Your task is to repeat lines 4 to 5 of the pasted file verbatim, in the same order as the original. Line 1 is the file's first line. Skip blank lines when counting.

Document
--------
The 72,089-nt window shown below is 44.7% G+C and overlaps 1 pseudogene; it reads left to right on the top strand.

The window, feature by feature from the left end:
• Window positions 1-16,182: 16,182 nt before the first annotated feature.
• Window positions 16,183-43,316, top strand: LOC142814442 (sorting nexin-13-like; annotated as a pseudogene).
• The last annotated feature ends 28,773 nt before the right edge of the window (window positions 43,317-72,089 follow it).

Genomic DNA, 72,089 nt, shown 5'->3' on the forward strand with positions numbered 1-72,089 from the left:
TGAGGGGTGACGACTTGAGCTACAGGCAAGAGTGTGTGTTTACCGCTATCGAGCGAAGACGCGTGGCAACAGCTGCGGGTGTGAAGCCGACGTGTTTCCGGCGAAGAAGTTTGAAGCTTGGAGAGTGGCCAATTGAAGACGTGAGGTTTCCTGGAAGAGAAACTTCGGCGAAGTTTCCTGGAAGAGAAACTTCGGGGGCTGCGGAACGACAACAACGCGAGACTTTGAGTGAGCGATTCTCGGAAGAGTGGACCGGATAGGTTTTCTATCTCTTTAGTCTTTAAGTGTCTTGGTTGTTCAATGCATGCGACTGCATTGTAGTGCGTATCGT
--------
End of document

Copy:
• Window positions 16,183-43,316, top strand: LOC142814442 (sorting nexin-13-like; annotated as a pseudogene).
• The last annotated feature ends 28,773 nt before the right edge of the window (window positions 43,317-72,089 follow it).